Although it wasn't exactly related thematically, there would be no excuse to miss out an opportunity to display the iconic EGGOG (Error) message that originates from the early Soviet made programmable calculators (that's a whole different story). The most logical place to put it was the very end of the demo — as it started out with imitation of a glitch, it would make sense to end it with an error message.

There is not much point to go into details on how particular effects were programmed, everything is straightforward there. What is worth to mention, though, is likely the most prominent feature of the hardware platform, the software driven multiplexed LED indication.

The 9-digit 7-segment LED display controlled via 7 segment outputs and 9 digit selection outputs, thus the hardware can only display one digit at a time, and software needs to quickly alternate between all the digits in order to have a full display. I implemented this via timer interrupts at quite high frequency of 960 Hz (~4166 CPU clocks between interrupts, which is about 500 meaningful CPU operations). A variable length list is used to set up an arbitrary order sequence of digits to display. This approach allowed to implement two effects. First is system freeze imitation that is visually distinct with a unusually bright 8 in one of digits (when phone crashes, multiplexing stops and the last displayed digit remains active). The second effect is pseudo brightness control in the KITT effect done by lighting up some digits for longer time than others. During regular display the update rate is about 106 Hz, which eliminated noticeable flickering and helps to avoid artifacts during filming the action on video.


AON sound hardware is pretty much like the PC Speaker, just a loudspeaker driven by one of the 8253 channels. It can produce a square wave tone while CPU is busy with other duties. There is no wave shape or volume control. I was well into the classic monophonic PC Speaker music making at the moment (which later came into fruition with System Beeps album release), so I had PCSPE VST at hand already, and gained a lot of experience in arranging such music, with only one note playing at any given time. PCSPE is a plugin for any modern digital audio workstation that emulates specifics of the PC Speaker, and allows to create music in a very convenient way. Using it to compose music that could be converted easily was an obvious choice over designing a whole new 1-bit sound synthesis engine that would sound much more impressive, but would take a while to make. It was fitting at conceptual level as well — authentic sound that raises the bar within familiar restrictions.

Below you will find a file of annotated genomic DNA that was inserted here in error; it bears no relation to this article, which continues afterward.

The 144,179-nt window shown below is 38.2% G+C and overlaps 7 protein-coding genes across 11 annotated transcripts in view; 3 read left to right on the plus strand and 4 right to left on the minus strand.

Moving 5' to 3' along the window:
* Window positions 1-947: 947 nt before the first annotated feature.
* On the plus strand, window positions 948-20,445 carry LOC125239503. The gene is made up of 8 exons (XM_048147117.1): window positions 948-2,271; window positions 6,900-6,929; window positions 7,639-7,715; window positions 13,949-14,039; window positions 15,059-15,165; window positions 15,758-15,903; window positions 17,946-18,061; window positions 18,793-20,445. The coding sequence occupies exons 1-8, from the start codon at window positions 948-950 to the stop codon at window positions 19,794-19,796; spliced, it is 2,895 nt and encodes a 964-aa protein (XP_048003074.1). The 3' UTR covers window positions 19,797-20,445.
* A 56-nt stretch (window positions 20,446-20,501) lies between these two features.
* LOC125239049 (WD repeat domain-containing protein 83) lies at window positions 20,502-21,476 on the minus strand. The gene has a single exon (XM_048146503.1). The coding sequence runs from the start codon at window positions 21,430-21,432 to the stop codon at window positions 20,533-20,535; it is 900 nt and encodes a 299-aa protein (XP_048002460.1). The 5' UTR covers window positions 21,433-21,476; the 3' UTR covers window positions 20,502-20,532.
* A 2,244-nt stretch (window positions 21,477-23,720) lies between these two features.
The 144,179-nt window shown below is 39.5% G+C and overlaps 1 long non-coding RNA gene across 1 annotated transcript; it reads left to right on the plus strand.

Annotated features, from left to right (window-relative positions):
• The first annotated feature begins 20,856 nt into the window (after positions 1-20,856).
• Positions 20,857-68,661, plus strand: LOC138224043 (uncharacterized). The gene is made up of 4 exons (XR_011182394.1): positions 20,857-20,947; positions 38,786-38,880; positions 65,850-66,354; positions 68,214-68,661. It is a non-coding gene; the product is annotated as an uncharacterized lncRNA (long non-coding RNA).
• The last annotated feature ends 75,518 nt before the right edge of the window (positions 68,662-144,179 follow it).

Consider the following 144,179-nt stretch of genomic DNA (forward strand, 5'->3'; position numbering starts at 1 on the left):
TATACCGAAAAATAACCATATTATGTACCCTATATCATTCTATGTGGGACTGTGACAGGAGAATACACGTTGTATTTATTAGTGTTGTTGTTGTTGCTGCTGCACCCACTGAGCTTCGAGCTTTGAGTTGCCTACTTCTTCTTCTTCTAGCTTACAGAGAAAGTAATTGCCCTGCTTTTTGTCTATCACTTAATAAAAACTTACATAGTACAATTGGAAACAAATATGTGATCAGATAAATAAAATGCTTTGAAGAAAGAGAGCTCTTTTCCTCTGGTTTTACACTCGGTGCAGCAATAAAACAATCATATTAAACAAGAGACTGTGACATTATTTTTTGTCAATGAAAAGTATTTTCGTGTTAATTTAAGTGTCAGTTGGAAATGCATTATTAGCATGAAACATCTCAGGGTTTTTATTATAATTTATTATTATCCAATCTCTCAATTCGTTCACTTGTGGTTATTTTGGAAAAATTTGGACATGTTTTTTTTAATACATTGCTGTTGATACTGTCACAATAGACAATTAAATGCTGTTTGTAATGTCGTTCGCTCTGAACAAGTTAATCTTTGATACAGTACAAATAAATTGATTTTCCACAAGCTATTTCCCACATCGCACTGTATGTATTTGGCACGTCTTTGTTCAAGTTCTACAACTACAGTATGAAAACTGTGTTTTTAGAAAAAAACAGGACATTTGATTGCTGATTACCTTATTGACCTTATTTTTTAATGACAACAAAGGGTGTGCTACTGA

The music was composed using Reaper, a popular DAW. My idea for the beginning part was to imitate the piece of start up melody from the original Rus firmware. I also imitated other typical sounds, such as button presses and default ringtone. Having them ready provided the idea to compose a rhythmic structure out of these. The song then developed in an extensive way, by adding more and more layers to create illusion of polyphony. The most complex effect of the demo, a bright symbol that is running side to side, reminded me of the Knight Rider KITT's scanner bar, so I added an excerpt of the main theme from the series.

As the visual capabilities of the platform are poor to say the least, it was clear from the beginning that I should do a trackmo, i.e. a demo that has a tight sync between its audio and visuals. Thus writing of the demo script and music composition has been done in parallel. Unlike chiptune trackers that only display a small portion of the song, Reaper allows to see the whole duration and structure of the track, and move and swap parts easily. This helped to make better and easier decisions on the demo structure.

Unfortunately, it was not possible to sync up action with the music well enough. There was just not enough time to tune it up using the real hardware. Neither I had time to add a proper sync markers system that would help to solve this issue (such system is implemented in all of my following demo productions). As the result, sync in some parts of the demo is a bit off, and that is noticeable visually. I spent some of remaining time on manually syncing the stuff up the best I could before I had to give up and just leave it as is.